Rock of ages

Bill Hicks

Last quarried 100 years ago, Tout Quarry is home to an amazing array of hidden artworks. Bill Hicks goes on a sculpture hunt.

Think of St Paul's Cathedral and the amount of Portland stone that went into its construction, then try to imagine a corresponding hole in the ground and you might begin to visualise somewhere like Tout Quarry.

The quarry, just off the coast of Dorset, appears on tourist maps as a sculpture park. It is also a Site of Special Scientific Interest - but neither description comes within light years of doing justice to this place. I think it's the most inspiring, and surprising, 40 acres of ex-industrial land you can find anywhere in Britain.

You don't believe me? You will - but first you have to get there and Tout, for all its fame in sculpture and stone-carving circles, is well hidden. It's on the Isle of Portland, itself a place apart. As Thomas Hardy wrote, arriving here was like "leaving one world and entering another".

As you approach by road from Weymouth, the "isle" (which is really a peninsula) rears up above you, dwarfing the terraces of Fortuneswell on its slopes. A series of hairpin bends takes you up above the town and out on to a plateau hundreds of feet above the English Channel.

The views are fantastic: Chesil Beach to the west, Lulworth to the east, and north towards the world that, for the past 600 years, has been chipping away at this place to build its cities. South, across Portland itself, is the evidence - a cratered landscape that gave Wren, Hawksmoor and scores of other architects their favourite stone.

Tout is the highest point of the peninsula - the name, pronounced "towt", is local dialect for "lookout point". But entering the quarry through a tiny V-shaped gap in a stonewall, you are once again plunged into a very different world - a labyrinth of deep gullies rich in vegetation overshadowed by vast stacks of discarded rock. When you've satisfied your childlike urge to scramble over boulders, you can start spotting artworks. There are said to be more than 50 here.

Some, such as Antony Gormley's "Still Falling", a lifesize figure frozen in mid-dive, are carved directly into the rock walls. Others, such as Christine Fox's "Serpent Steps", follow and accentuate the landscape, a path which becomes the tail of some colossal prehistoric dragon whose spine follows the curvature of the heights above the quarry. Or how about a perfect, classical fireplace carved by Timothy Shutter into the limestone wall of a grotto - which, like all the best surrealist jokes, is more than a joke, all the stranger for being blackened by the soot of the fires made in its hearth.

As you are repeatedly astonished and delighted by these finds - and sometimes you have to uncover them behind veils of trailing ivy - you should also keep an eye open for rare orchids, birds and butterflies. Tout's SSSI status is well deserved - it's a naturalist's paradise.

All summer, the quarry resounds to the ringing of chisels against limestone. You can navigate your way through the maze and towards the workshop area simply by following this eerily musical sound. Here, a group of people are carving and learning to understand the qualities of this special stone. The summer courses are open to all ages and attract people from around the world. Where else would they get to work with such stone, in such a setting, learning from the skills of sculptors, quarrymen and stonemasons who have been working the material most of their lives?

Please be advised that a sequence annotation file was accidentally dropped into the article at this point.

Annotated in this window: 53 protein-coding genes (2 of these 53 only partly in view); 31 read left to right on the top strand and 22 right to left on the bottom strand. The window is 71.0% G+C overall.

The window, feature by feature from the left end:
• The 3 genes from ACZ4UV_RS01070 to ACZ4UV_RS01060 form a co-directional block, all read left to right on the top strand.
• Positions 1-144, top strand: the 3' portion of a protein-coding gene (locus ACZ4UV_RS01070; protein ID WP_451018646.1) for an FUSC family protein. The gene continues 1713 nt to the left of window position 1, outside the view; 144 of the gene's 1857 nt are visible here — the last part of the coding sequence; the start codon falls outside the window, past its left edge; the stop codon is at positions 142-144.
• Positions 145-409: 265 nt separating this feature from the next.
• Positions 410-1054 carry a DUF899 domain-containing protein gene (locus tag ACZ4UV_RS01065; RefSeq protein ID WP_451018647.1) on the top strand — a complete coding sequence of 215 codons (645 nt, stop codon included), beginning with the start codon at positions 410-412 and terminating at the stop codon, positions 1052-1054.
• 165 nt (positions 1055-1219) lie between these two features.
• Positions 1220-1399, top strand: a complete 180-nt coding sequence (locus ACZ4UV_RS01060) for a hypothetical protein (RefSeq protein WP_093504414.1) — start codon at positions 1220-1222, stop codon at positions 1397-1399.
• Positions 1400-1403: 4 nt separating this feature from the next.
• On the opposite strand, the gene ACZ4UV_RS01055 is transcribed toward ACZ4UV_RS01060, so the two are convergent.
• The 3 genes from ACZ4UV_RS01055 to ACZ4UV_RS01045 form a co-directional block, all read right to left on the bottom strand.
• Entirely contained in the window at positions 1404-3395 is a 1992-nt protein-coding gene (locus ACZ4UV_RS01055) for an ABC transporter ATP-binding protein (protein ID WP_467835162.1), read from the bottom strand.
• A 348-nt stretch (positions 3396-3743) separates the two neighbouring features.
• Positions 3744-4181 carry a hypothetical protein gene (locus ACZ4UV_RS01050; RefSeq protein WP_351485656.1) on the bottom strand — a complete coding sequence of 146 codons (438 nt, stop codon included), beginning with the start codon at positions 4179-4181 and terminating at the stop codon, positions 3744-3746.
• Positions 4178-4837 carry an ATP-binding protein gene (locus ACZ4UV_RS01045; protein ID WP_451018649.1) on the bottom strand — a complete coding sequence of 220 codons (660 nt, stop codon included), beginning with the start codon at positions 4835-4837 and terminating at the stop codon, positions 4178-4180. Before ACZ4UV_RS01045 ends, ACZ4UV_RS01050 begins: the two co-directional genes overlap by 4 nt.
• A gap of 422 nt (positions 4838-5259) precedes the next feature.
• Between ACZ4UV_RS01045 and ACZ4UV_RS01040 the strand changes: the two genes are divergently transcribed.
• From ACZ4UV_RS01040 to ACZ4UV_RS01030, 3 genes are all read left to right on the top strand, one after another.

At other times, you'll find school children and their teachers, art college groups, or undergraduates from the University of Brighton taking a BA elective landscape and environment course developed here. You're aware, by now, that Tout is a very special place - and are probably wondering how this rare collision of art, nature, industry and education came about. It was not by chance.

Tout had been left to nature for almost a century when, in 1983, Britain's first open-air sculpture symposium was held here. Artists were invited to work in the quarry, using its stone and landscape as their raw materials. The event was a huge success, and everyone involved knew it had to be continued. The Portland Sculpture amp; Quarry Trust was formed to develop an educational programme which would go beyond sculpture to involve geologists, botanists, landscape architects, film-makers and photographers.

Since then, Tout Quarry's owner, Hanson, Bath and Portland, has awarded a new 30-year lease allowing the project to continue. And the trust has gained the use of an old drill hall - with space for studios, exhibitions and a long-proposed education centre - through a partnership with Albion Stone Quarries and Crown Estate.

This could also see the project extending into two further disused quarries. In one of these, Independent Quarry, the quarrying has left a vast tiered limestone pit which could make an extraordinary auditorium. An artist is already working in the quarry on ideas. Plans for Jordan Quarry include the use of its remaining limestone for works of art: one cubic metre a year, which would give it a new lease of artistic life for a good 100 years.

Again, I'm made aware of the special qualities of this place and the people who work here. They think in decades, while I'm thinking in days. But what is 100 years on an island whose stone has been 135 million years in the making? I sense that the project germinated in Tout Quarry will soon have a much higher profile.

Portland Sculpture Trust, 221 Archway Road, London N6 5BN. Tel: 020 8341 6742

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Bill Hicks

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